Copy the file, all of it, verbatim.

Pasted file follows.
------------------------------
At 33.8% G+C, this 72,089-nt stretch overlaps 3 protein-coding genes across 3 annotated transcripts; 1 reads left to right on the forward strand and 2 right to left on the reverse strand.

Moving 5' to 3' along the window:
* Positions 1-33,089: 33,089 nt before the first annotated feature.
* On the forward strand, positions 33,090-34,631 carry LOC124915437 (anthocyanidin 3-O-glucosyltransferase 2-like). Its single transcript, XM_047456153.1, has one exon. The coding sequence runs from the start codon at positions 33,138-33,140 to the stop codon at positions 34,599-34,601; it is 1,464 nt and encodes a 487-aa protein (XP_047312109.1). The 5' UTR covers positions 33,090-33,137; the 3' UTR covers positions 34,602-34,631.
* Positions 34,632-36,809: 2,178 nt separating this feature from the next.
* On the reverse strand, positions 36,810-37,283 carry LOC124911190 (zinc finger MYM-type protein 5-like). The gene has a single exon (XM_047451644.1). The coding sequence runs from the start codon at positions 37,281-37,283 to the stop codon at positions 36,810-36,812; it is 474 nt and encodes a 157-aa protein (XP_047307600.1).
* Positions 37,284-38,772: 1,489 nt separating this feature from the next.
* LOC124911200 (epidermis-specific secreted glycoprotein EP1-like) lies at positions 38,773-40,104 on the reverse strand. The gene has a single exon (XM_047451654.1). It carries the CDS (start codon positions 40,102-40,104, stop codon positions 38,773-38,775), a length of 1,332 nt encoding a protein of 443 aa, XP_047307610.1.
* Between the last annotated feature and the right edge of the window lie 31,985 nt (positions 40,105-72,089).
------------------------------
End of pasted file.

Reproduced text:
At 33.8% G+C, this 72,089-nt stretch overlaps 3 protein-coding genes across 3 annotated transcripts; 1 reads left to right on the forward strand and 2 right to left on the reverse strand.

Moving 5' to 3' along the window:
* Positions 1-33,089: 33,089 nt before the first annotated feature.
* On the forward strand, positions 33,090-34,631 carry LOC124915437 (anthocyanidin 3-O-glucosyltransferase 2-like). Its single transcript, XM_047456153.1, has one exon. The coding sequence runs from the start codon at positions 33,138-33,140 to the stop codon at positions 34,599-34,601; it is 1,464 nt and encodes a 487-aa protein (XP_047312109.1). The 5' UTR covers positions 33,090-33,137; the 3' UTR covers positions 34,602-34,631.
* Positions 34,632-36,809: 2,178 nt separating this feature from the next.
* On the reverse strand, positions 36,810-37,283 carry LOC124911190 (zinc finger MYM-type protein 5-like). The gene has a single exon (XM_047451644.1). The coding sequence runs from the start codon at positions 37,281-37,283 to the stop codon at positions 36,810-36,812; it is 474 nt and encodes a 157-aa protein (XP_047307600.1).
* Positions 37,284-38,772: 1,489 nt separating this feature from the next.
* LOC124911200 (epidermis-specific secreted glycoprotein EP1-like) lies at positions 38,773-40,104 on the reverse strand. The gene has a single exon (XM_047451654.1). It carries the CDS (start codon positions 40,102-40,104, stop codon positions 38,773-38,775), a length of 1,332 nt encoding a protein of 443 aa, XP_047307610.1.
* Between the last annotated feature and the right edge of the window lie 31,985 nt (positions 40,105-72,089).